Indeed, 2013 is the final year of F1’s long-standing normally aspirated V8 rules, ahead of the sweeping change to turbo V6s for 2014 and beyond. Ferrari confirmed that the ‘8’ in the 2013 car’s title is “partly to mark the fact that this will be the last year that the V8 engine configuration will be used” in F1.

F138 will be launched at Maranello on Friday.

Before that, McLaren’s MP4-28 will be unveiled at Woking on Thursday, preceding a flurry of launch activity.

On the same day as Ferrari’s launch, Force India’s VJM06 will be revealed at Silverstone, before Sauber’s C32 is unveiled at Hinwil on Saturday. The next day, Red Bull’s RB9 will emerge at Milton Keynes, while over at Jerez – ahead of the week’s debut test action – Mercedes will launch the W04.

Then, as the engines begin to fire at Jerez on Tuesday, Caterham will launch the CT03. Williams’ new FW36 will not be seen until the second test, at Barcelona, while Marussia has not said when its 2013 car will be revealed.

Source:GMM

Glock: Ecclestone model starving small teams

F1’s funding model is ‘starving’ the smaller teams, Marussia refugee Timo Glock claims.

The 30-year-old German has had to leave F1 for the DTM touring car series for 2013, because Marussia need to replace him with a pay-driver.

“I learned the hard way,” said Glock, “that it is extremely difficult for a small team to come out of the cellar. The top teams get a lot of money from Bernie Ecclestone, starving the small teams a little bit. Finding partners to improve the budget is increasingly difficult,” he is quoted by Speed Week.

Indeed, the smaller teams are apparently becoming increasingly reliant on ‘pay drivers’ to boost their coffers, and it is expected that – like Glock – the next victim of this trend will be Caterham’s Heikki Kovalainen.

“There have always been pay drivers,” Glock admitted. “I won’t say that they have no talent. Pastor Maldonado and Sergio Perez have proved that you can have good partners behind you and drive fast as well. It’s perfectly legitimate.

“But it’s too bad that Formula One is increasingly developing in this direction.”

He said Marussia in particular was caught out by the political wranglings of a few years ago, when small teams’ interest was sparked by former FIA president Max Mosley’s plans for a budget cap.

“The approach of building a car only with CFD could have worked if the budget cap had come in,” said Glock. “But it didn’t. We then determined early on that you can’t do it just with CFD, you also need the wind tunnel, and by then the collaboration with McLaren had come too late.

“Last year, we showed that we can make a step forward, and found more than 1.5 seconds (per lap). But in order to make the big step, you need double the budget.”

Der Spiegel reported last week that Marussia only managed to vacate Glock’s cockpit for 2013 after paying him his retainer.

He responded: “Then they know quite a lot, or more than I do. On contractual things I can’t say much. It’s mine and Marussia’s business only.”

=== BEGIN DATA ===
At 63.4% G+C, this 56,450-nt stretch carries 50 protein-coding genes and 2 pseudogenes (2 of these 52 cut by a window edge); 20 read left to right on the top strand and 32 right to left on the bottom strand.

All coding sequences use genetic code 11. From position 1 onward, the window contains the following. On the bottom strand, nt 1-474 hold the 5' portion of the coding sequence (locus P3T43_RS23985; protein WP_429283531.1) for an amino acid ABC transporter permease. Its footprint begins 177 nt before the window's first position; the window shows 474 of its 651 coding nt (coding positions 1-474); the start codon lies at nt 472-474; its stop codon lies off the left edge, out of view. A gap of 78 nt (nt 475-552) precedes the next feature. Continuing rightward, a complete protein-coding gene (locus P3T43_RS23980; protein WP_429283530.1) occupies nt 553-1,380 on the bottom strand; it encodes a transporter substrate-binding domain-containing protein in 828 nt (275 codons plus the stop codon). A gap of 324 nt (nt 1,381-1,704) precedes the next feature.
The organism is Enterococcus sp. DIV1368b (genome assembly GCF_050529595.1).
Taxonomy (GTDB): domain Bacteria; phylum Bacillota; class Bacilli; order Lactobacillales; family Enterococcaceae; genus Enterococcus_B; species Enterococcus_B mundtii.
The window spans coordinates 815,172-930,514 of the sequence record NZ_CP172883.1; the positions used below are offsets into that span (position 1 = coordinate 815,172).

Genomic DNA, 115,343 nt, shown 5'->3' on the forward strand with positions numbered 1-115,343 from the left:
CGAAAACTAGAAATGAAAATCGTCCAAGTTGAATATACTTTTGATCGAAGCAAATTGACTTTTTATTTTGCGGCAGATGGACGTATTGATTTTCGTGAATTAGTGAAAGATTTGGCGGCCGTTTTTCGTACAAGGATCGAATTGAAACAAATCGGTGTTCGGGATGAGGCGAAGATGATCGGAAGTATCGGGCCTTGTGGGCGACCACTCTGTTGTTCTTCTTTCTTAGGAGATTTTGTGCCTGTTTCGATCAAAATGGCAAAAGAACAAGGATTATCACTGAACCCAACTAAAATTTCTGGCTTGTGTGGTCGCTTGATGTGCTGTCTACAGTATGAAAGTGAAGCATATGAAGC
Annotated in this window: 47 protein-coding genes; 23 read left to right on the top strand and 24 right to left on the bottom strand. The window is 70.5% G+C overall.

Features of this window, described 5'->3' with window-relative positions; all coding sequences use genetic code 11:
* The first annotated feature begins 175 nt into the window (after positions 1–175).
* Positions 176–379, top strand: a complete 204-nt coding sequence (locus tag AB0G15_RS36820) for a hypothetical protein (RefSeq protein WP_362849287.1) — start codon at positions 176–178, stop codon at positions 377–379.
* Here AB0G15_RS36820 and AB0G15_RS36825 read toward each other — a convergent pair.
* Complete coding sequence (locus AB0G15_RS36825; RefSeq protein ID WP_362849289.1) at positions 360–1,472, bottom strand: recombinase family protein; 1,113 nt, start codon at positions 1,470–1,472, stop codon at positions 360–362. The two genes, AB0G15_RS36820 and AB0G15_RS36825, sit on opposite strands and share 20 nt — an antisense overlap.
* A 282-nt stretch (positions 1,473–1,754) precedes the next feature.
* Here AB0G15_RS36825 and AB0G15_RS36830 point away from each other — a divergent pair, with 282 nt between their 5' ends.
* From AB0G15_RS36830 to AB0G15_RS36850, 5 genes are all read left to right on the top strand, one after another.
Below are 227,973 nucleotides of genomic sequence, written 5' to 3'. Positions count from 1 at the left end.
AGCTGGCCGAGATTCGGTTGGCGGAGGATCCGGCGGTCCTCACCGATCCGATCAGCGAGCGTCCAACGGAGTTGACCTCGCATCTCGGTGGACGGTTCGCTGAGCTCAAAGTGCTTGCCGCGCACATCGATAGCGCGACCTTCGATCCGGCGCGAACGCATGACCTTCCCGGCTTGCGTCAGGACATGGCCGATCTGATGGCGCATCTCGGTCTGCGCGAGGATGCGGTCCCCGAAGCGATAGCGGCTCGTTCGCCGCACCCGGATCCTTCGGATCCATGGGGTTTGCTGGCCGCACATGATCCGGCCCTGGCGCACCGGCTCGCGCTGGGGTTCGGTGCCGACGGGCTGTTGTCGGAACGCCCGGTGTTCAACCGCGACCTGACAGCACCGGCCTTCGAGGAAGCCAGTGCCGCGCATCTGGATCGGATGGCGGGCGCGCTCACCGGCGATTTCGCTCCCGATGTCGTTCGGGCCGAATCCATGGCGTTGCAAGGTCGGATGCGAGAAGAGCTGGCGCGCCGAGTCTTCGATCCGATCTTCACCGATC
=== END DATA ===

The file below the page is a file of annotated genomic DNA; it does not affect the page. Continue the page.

As for whether he has closed the chapter on F1, having reportedly signed a three-year contract with BMW, Glock insisted: “Let’s wait.

“At the moment I’m focusing on what lies ahead. What happens in the next few years, we wait and see.”

Source:GMM

‘Scorpion’ team could rise from HRT’s ashes

A new F1 team could rise from the ashes of the failed Spanish outfit HRT.

Reports – including in the Spanish newspaper AS – claim a group of investors from Canada and the US want to enter this year’s world championship with an evolution of HRT’s 2012 car, featuring a Cosworth engine and Williams gearbox. The team is reportedly called Scorpion Racing, and the Press Association said it would be based at Silverstone and operate with equipment bought from HRT.

But there could be an issue with getting up and running for 2013, given that the official entry deadline for this season’s championship closed last November.

Bernie Ecclestone is quoted as saying: “I’ve spoken to them and told them to get in touch with the FIA and ask for an entry.

“They want to buy all the bits from HRT, then form a company and ask for an entry, but I personally don’t think it will happen. It’s all a bit too late. Maybe they could do it for next year.”

The Press Association said the FIA did not want to respond in detail until it receives more ‘concrete’ information from Scorpion.

Source:GMM

Webber ‘not part of Marko’s agenda’

Recovered from an operation to remove a forty centimetre rod from his once badly broken leg, Mark Webber on Tuesday said he is ready to hit the track in 2013.

“Now I’m back into it (training) properly,” said the Australian.

But, back with Red Bull for another season, the 36-year-old also turned his attention to some recent criticism fired at him by the outspoken Dr Helmut Marko.

Marko, openly fonder of the team’s triple world champion Sebastian Vettel, aimed jibes at Webber’s alleged dips in form and struggles to cope with pressure.

Asked about that, Webber answered: “Look, everyone at this level has their own agendas and it’s been evident for a long time now that I’ve never been a part of Marko’s.”

Source:GMM

Glock: Small teams ‘stuck in vicious circle’

Timo Glock has lamented the trend at the back of F1’s grid.

The salaried German has been dropped by Marussia mid-contract, with the backmarker team openly admitting it needs to replace him with a sponsored driver. 30-year-old Glock has switched to DTM with BMW.

“A few years ago,” he told Frankfurter Allgemeine Zeitung newspaper, “if the gap (to the front teams) was one or two centimetres, now it is ten.”

Indeed, HRT has folded, Marussia has cleared space for a second pay-driver, and Caterham is yet to announce a teammate for Charles Pic — and it is unlikely to be the highly rated Heikki Kovalainen.

“As long as this model (in F1) continues, it will be increasingly difficult for the smaller teams to stay in the race,” Glock predicted. “And next year, with the new engines, then Red Bull, Ferrari and Mercedes will pull even further ahead.”

Needing ‘pay drivers’ simply to stay afloat but then suffering on track as a result, Glock said the smallest teams are “stuck in a vicious circle”.

Source:GMM